8. One caveat about Fidelity: they are the best choice UNLESS you find yourself investing in their many high-cost funds. They make this easy to do, as they have a very long list of funds, many with very similar names, so you have to take care when selecting where your investments are sent. This just applies to set-up; once that is in place, you won't have any ongoing issue. Fidelity offers excellent ultra-low cost index funds in their 403b, including Total Market Index (FSKAX), International Index Fund (FSPSX) and U.S. Bond Index Fund (FXNAX). A portfolio made up of just those three funds would be great. This is easy, but it does require you to make a couple of decisions: 10% bonds, 20%, 40%? What proportion of US vs international stocks? You may also need to check in every couple of years and rebalance to adjust the proportion of shares in each fund you want. The standard advice is to prefer few or zero bonds when decades from retirement, then increase the percentage of bonds (which are less volatile than stocks) as one gets closer to retirement age. You can get sound advice about your portfolio allocation here. It may sound daunting, but it is ultimately very simple. You can also pick an all-in-one target date fund, which will cost noticeably more (about 4 times as much) but is still a reasonable choice if you don't want to make those choices. Just make sure it is a Fidelity Freedom INDEX fund (the expense ratio--fees- will be about .12%) as opposed to a Fidelity Freedom fund, which will cost about four times as much as the index-based fund. Rule of thumb: reject any fund with a expense ratio above .15%, or any transaction that involves an advisory fee.
  9. You're right that fee for service makes much better sense, but I gather that many (a majority of?) folks are more comfortable when they don't have to write a check, or they buy the Ken Fisher line about "we do better when you do better" as a reasonable basis for hefty AUM fees. So they'll pick the ultimately far more costly option, because they don't see the cost they are paying. As to the future: I think what Ric Edelman is talking about in that article is that professional financial advice needs to be comprehensive, not just about investment. I would add that it should be completely decoupled from brokers. The good news is that on the investment side, I think we'll soon see robo advisers that will manage a perfectly sound portfolio for near-zero cost. (I read that Vanguard is going to introduce a robo advice service at .15% aum fee, and it is easy to imagine that cost driven down further amid competition from Schwab, Fidelity and others.) The word needs to get out that financial planning is not about buying or managing the right stocks or funds: it is about managing your whole financial life: family and work situation, health issues, insurance, tax planning, estate planning, decisions about when to retire and how much to withdraw in retirement, etc. And maybe includes some "stay the course" counselling in rough markets. But portfolio building should be a very small (and low or no cost) part of that process. As to teachers—and all workers, really—I hope future politics will allow for development of a universal, transportable tax-privileged retirement account with strong, ultra-low-cost, easy to understand investment options, something like "TSP for all." Seems fair and practical to me, though the brokerage and insurance industry would fight it to the death.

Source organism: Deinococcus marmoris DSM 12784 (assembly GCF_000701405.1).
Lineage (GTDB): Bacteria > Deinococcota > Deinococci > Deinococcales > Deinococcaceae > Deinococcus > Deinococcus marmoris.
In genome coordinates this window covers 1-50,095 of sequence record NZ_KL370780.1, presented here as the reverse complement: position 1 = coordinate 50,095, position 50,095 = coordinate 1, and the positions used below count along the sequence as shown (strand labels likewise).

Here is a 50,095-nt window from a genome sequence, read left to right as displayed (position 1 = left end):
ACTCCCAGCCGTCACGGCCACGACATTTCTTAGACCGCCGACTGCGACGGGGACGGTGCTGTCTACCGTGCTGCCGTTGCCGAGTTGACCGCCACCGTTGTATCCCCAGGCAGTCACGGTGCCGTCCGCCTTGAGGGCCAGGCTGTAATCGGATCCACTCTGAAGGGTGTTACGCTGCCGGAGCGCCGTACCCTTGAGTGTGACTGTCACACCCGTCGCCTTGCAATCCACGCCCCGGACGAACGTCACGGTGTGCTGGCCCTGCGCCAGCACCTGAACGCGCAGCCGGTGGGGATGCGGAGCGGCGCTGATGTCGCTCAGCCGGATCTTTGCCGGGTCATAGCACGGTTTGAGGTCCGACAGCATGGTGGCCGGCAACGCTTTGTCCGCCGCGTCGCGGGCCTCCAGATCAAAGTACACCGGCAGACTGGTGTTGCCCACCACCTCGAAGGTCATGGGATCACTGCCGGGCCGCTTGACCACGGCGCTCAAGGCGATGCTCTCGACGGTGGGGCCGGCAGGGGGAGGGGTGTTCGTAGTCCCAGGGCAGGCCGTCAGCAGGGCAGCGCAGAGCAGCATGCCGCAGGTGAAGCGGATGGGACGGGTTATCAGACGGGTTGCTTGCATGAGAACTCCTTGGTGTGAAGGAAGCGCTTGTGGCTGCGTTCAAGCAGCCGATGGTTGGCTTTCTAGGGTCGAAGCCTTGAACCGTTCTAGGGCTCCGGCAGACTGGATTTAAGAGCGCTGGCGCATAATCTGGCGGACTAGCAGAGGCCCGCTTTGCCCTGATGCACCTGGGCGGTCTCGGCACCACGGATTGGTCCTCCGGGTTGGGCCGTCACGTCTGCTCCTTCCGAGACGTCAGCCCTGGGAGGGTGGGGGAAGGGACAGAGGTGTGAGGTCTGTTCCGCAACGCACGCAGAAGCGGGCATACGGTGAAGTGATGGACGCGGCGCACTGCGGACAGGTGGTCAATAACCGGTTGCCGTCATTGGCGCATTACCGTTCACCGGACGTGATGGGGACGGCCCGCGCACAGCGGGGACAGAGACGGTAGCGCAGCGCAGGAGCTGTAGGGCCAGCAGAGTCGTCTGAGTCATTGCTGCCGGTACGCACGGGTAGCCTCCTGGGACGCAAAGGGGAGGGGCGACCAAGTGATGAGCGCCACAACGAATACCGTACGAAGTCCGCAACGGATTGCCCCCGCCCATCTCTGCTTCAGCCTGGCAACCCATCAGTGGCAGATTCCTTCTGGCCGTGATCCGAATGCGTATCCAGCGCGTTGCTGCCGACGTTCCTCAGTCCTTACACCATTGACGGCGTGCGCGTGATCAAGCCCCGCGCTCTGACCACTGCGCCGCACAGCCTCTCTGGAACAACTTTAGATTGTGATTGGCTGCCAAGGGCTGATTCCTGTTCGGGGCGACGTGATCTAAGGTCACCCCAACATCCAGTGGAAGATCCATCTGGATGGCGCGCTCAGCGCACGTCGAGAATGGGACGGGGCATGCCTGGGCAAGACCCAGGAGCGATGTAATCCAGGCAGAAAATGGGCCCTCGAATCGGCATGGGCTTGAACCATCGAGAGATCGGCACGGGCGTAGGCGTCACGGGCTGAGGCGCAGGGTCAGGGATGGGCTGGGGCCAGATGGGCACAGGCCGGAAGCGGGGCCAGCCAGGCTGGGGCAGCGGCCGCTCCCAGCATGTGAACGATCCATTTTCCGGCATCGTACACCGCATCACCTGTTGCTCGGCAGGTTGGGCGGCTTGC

10. Quite possibly this is just my quirk, but I'm finding it a bit discouraging to scroll past five "pinned" posts before getting to any new messages on the board these days. This is especially true when accessing the site by smartphone—the pinned posts take up the entire screen. Anyone else have the same reaction? If so, perhaps the pinned posts could be consolidated to just one or two.
  11. I have the same reaction as Steve and MNgopher. What does that enrollment letter actually say, in full? If you were actively enrolled for six months, money would have been deducted from your check for six months, and that should still be in the account. It sounds as if you made some initial move to set up the plan, but didn't complete the process. Have you asked the people at "Principal" how it looks from their end?